A sprain is a joint injury caused by a sudden stretching or tearing of the
ligaments. The signs are pain over the joint, swelling of the tissues, and
temporary lameness. If the cat
refuses to put weight on a leg, have him examined by a veterinarian to rule out
a fracture or dislocation. The same is true for any injury that fails to
improve in four days. X-rays should be taken.
Treatment: The primary treatment is to rest the injured body part. Ice packs
help to reduce pain and swelling. Add crushed ice to a plastic bag. Place the
bag over the injured joint and hold in place with an elastic bandage or your
hand. New commercial cool packs work well, as do bags of frozen vegetables.
Apply the cold pack for 15 minutes every hour for the first three hours. If it
is left too long, it may cause tissue damage.
Cats are supreme tree-climbing hunters, with strongly muscled backs and hindquarters that give them tremendous power to jump-either horizontally or vertically. It’s normal for cats to jump and climb to high places as they explore their environment. They have sharp, protractile (extendable) claws that serve as useful crampons for climbing.
Consult your veterinarian for safe pain and anti-inflammatory medications.
Never give a cat acetaminophen (Tylenol) or any other over-the-counter pain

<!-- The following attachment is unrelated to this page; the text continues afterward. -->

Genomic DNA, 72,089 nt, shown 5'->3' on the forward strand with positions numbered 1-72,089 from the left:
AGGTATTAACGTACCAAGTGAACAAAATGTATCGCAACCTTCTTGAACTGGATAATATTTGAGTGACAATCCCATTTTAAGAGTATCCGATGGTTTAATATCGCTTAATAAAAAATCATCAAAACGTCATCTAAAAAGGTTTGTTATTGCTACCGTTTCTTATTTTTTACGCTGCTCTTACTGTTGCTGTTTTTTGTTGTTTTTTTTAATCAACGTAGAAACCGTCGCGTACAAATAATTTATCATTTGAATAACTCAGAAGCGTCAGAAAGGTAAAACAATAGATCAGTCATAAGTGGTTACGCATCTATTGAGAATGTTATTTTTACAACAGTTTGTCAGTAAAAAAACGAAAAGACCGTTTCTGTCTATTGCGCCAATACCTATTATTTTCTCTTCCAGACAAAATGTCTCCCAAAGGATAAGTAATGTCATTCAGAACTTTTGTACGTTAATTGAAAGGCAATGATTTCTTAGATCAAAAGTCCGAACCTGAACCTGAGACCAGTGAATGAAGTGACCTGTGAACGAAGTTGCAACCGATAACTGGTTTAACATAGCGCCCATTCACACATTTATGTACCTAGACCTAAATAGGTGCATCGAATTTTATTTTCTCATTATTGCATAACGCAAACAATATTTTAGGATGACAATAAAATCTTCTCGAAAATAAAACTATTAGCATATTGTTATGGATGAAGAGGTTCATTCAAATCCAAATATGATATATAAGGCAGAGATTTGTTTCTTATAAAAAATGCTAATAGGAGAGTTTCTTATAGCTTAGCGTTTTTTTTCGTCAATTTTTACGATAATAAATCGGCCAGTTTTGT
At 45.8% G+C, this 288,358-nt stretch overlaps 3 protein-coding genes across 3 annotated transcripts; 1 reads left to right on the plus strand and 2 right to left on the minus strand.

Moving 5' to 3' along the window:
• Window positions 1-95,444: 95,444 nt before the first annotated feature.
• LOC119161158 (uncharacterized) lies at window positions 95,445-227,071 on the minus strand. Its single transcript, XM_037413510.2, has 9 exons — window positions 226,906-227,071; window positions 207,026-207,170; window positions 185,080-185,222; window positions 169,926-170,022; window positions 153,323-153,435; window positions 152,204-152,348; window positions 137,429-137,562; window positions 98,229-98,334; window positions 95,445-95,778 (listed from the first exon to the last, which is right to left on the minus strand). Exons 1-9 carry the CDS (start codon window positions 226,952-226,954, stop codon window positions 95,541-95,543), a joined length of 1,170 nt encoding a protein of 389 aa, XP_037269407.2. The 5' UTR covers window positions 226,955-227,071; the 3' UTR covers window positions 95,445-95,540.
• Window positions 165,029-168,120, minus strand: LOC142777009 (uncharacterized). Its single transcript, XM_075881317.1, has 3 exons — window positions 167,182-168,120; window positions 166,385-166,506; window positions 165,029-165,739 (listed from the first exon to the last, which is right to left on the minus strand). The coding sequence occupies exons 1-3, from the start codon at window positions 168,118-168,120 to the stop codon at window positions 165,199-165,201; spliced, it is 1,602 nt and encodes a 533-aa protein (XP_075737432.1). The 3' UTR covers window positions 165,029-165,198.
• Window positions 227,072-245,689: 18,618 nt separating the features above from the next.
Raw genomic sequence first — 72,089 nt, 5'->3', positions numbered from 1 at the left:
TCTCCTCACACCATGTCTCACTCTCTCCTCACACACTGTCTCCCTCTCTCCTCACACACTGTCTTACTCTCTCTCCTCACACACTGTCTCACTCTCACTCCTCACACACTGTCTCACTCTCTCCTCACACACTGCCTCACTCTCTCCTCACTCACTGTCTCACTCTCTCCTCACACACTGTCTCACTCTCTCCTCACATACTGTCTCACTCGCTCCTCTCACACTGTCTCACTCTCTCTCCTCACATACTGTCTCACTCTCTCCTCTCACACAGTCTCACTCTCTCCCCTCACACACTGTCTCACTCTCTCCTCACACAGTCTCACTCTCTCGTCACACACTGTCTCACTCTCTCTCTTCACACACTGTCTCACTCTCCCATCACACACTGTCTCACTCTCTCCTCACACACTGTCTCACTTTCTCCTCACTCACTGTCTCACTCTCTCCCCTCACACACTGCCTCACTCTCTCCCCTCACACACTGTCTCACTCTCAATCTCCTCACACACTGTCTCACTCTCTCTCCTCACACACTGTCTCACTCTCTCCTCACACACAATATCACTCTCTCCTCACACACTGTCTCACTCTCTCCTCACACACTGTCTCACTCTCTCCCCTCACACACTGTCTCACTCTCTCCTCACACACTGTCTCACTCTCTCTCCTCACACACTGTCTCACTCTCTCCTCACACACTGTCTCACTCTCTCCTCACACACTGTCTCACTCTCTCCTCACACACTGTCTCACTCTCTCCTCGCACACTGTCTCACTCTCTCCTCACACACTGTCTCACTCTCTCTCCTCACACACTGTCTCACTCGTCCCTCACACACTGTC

A tendon may be stretched, partly torn, or completely separated (ruptured).
An irritated or inflamed tendon is tendonitis. Strained tendons follow sudden
wrenching or twisting injuries. The tendons in the front and back paws are the
ones most often strained. Signs of tendonitis include temporary lameness, pain
on bending and straightening the joint, and tenderness and swelling over the
length of the tendon.
Rupture of the Achilles tendon that attaches to the hock joint is caused by
sudden and extreme flexion. This tendon is most often injured in auto accidents
and cat fights.
Treatment: Stretched tendons are treated in the same way as sprains. A
ruptured tendon is an emergency and requires immediate veterinary attention.
Surgery will be performed and the cat may need a splint or cast, as well as
pain medications and follow-up physical therapy.
A cat with a ruptured Achilles tendon walks on his heel instead of the